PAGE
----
They also had the best insight and recommendations on affordable supermarkets just a short walk away so that we could cook up a low budget feast (delicious frozen lasagna, I'll tell ya) and save heaps of money to use for exploring. 

We spent each day learning something new with them, as they were fellow explorers and had recently trekked South America as well, and they made sure we felt the warm Iceland welcome on behalf of their country. Halldor would always say, "We are one people: one human race", and you certainly feel that way when you leave!

To book the Airbnb for your stay, check out their page >>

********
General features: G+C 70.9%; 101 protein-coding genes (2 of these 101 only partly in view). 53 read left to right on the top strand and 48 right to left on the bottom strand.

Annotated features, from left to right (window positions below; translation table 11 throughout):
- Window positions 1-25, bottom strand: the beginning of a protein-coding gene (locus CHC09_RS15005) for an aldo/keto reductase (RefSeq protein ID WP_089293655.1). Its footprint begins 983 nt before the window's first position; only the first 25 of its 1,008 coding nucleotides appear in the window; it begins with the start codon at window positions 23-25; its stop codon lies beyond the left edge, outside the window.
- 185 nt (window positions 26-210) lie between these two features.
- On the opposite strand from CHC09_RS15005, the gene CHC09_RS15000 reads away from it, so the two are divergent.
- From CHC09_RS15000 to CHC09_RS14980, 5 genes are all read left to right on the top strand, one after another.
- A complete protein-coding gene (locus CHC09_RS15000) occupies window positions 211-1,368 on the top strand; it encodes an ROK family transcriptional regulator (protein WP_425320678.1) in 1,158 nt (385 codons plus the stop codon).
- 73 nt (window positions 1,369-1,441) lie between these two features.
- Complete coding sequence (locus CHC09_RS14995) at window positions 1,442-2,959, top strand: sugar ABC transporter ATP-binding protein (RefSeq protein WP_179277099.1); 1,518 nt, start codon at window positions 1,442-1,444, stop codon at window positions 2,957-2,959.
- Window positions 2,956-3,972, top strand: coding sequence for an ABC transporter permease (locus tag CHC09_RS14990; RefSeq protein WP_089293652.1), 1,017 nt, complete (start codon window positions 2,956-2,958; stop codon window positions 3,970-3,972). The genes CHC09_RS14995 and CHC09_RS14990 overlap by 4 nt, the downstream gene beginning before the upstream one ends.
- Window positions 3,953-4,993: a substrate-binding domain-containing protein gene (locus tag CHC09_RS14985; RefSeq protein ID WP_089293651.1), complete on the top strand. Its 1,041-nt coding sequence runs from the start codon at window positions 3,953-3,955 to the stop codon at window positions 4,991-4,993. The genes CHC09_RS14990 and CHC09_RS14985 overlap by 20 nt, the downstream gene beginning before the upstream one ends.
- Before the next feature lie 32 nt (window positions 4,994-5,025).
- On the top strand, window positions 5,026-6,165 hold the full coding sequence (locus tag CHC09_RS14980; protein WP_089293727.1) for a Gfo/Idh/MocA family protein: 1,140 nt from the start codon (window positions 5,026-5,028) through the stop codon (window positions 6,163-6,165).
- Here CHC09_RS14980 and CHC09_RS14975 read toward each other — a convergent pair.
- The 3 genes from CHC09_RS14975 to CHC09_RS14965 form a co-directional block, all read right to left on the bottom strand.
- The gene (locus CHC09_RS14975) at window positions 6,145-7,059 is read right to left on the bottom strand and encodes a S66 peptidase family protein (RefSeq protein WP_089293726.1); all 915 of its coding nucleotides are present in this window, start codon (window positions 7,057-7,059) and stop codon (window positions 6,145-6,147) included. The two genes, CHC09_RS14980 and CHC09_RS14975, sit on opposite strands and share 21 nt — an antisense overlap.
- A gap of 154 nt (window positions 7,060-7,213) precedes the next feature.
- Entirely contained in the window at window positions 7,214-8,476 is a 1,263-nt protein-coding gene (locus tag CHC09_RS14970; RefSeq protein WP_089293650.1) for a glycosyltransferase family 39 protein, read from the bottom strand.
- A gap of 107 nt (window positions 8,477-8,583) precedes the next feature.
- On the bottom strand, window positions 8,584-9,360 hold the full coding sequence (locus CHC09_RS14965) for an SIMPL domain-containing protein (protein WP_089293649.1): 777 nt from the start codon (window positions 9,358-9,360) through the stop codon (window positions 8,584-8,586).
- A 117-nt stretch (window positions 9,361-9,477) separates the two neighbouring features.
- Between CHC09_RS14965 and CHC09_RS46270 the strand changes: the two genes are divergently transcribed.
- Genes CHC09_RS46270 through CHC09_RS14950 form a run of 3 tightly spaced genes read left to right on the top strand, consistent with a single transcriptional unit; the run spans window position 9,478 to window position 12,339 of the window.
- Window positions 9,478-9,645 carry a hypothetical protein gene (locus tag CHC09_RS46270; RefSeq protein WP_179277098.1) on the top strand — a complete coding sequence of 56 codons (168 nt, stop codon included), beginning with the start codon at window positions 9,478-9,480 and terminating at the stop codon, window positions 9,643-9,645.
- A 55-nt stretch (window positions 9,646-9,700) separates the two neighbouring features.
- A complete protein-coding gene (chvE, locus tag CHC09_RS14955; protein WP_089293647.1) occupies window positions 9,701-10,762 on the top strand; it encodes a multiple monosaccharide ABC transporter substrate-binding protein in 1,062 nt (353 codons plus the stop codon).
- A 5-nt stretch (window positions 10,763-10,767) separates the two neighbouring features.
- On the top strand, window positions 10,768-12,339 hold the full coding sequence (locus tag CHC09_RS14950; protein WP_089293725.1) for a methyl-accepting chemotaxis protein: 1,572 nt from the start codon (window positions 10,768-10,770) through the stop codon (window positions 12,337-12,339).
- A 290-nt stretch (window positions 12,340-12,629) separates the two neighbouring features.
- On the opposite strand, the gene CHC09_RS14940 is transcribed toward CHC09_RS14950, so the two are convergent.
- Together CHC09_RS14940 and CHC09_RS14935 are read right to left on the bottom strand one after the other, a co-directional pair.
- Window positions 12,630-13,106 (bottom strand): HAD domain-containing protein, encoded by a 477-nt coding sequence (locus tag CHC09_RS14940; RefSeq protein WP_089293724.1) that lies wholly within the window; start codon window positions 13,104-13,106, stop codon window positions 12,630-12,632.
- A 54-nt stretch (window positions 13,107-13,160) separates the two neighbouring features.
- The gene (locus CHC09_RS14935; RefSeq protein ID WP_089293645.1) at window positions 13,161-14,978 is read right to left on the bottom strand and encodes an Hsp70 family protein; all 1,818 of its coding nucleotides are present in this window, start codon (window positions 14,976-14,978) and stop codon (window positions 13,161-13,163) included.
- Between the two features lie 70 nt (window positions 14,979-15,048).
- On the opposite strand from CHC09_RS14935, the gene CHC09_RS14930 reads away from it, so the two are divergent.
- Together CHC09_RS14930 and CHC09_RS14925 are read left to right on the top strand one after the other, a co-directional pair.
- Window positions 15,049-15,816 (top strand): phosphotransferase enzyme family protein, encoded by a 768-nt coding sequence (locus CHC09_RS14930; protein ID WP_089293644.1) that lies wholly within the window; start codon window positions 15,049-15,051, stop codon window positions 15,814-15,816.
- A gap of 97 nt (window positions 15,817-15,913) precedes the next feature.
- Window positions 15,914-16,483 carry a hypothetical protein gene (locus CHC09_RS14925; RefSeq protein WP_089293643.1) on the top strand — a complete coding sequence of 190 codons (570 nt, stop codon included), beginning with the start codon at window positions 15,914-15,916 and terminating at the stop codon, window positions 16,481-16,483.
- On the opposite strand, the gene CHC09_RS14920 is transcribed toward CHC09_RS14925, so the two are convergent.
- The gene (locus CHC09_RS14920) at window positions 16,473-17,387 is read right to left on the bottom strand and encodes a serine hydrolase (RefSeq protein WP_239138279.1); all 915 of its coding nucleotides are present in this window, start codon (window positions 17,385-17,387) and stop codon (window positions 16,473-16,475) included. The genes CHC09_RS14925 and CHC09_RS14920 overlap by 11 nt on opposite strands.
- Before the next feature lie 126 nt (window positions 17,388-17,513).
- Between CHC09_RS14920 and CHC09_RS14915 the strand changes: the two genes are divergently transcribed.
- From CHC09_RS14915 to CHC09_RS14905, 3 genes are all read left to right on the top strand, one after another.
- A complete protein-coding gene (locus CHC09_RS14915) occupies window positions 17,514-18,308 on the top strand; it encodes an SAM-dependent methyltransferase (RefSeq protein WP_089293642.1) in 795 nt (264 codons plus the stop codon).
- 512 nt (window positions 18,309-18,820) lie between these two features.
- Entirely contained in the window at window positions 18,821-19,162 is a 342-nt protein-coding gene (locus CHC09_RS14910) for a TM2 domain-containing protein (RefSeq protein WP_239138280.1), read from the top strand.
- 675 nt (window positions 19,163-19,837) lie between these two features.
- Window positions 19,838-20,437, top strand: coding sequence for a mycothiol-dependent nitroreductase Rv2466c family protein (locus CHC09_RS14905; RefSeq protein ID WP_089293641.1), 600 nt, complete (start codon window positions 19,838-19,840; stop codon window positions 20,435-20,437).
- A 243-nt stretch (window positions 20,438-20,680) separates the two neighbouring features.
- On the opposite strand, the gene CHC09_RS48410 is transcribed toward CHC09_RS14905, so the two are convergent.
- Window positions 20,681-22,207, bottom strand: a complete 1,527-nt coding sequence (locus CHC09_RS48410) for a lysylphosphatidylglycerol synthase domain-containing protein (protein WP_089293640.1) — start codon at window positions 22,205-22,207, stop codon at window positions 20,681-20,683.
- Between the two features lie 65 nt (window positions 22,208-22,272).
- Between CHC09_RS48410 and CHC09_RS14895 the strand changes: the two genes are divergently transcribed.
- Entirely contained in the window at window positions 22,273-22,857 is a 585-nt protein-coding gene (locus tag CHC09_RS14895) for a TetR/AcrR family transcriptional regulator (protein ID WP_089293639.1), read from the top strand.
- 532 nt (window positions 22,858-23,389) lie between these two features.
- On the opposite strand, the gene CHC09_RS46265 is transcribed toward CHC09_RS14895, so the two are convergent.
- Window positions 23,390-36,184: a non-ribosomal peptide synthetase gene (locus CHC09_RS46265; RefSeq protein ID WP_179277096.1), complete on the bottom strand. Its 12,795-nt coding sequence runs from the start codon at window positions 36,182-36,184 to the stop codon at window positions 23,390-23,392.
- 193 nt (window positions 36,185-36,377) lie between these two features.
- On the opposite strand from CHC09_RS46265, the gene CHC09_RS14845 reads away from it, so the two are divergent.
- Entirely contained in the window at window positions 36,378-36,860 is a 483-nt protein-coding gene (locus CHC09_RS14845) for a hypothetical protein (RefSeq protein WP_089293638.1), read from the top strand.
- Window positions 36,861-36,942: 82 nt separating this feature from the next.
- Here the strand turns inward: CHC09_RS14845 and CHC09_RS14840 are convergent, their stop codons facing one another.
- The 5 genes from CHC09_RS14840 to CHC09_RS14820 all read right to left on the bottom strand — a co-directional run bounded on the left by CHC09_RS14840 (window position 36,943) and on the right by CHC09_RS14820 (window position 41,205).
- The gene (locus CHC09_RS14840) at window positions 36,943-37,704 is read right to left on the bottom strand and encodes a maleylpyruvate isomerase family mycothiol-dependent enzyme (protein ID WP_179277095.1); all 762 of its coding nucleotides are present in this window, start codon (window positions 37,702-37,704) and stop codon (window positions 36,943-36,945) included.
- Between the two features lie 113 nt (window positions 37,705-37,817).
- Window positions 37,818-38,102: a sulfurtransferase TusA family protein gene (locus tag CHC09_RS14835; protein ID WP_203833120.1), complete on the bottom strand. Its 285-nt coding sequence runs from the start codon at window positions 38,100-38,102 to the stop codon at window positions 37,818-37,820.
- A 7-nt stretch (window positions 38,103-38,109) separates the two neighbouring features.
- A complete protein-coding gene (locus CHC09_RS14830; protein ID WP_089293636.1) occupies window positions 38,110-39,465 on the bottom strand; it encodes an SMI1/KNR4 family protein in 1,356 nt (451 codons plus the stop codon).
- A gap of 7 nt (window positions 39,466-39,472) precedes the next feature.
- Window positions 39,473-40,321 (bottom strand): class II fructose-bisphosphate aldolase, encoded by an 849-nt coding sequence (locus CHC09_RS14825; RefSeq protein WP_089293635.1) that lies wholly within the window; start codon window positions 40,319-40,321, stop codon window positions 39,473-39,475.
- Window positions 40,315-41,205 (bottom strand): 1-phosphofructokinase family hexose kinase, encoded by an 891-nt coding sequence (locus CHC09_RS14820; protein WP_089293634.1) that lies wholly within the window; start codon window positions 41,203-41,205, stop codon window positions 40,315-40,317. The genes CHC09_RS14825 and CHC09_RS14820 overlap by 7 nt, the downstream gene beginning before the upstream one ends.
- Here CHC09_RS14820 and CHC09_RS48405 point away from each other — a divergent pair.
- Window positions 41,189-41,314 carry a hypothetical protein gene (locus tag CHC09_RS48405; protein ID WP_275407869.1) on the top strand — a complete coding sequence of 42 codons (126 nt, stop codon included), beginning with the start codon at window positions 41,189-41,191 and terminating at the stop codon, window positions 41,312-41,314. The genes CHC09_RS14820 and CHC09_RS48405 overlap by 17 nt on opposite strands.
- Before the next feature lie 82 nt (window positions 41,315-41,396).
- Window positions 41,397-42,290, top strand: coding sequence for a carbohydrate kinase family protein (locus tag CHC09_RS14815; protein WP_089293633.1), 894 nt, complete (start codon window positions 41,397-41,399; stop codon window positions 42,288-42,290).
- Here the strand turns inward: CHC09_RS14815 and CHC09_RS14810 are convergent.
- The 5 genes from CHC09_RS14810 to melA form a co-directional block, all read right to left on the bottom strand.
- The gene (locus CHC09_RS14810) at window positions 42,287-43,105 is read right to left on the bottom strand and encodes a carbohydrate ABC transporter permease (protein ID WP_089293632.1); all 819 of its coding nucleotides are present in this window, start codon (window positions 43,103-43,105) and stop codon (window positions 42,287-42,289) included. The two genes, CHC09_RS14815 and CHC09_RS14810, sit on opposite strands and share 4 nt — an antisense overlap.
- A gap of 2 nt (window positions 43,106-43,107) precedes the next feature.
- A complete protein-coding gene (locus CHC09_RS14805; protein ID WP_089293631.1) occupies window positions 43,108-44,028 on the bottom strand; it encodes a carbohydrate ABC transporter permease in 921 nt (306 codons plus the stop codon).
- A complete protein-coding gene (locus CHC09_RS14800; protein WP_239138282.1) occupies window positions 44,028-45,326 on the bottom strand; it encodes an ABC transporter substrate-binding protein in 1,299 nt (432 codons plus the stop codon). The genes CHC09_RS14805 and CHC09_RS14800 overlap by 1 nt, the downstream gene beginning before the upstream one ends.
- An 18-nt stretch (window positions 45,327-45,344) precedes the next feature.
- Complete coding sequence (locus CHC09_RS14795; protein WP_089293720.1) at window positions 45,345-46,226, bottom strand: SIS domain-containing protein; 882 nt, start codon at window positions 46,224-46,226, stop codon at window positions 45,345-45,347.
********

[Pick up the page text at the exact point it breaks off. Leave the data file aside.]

Rent a Car and Visit the Golden Circle

We didn't have much time there, as I spent most of it sleeping and working on the blog (as usual). So after doing a bit of research on Expert Vagabond, we decided to rent a car and visit the Golden Circle - following his advice to a T. Alex also created a google maps road trip map so we wouldn't get lost. The upside was that we visited in July and had a good 22 hours of daylight with the remaining hours being a bit more like dusk, so we had ALL DAY to make the most out of our rental and explore. 

iceland-rent-a-car-cheap

We rented a car from Dollar Rent A Car for 90 euros for the day, which was an amazing deal for high season! We got a small red gadget of a car (no 4x4 so we didn't do much rough terrain, off-road driving) and went on our way! Check out the sites we visited (which were very easy to get to as there are only a few main roads) including Thingvellir National Park, Laugarvata, Strokkur Geyser in Selfoss, and Gullfoss: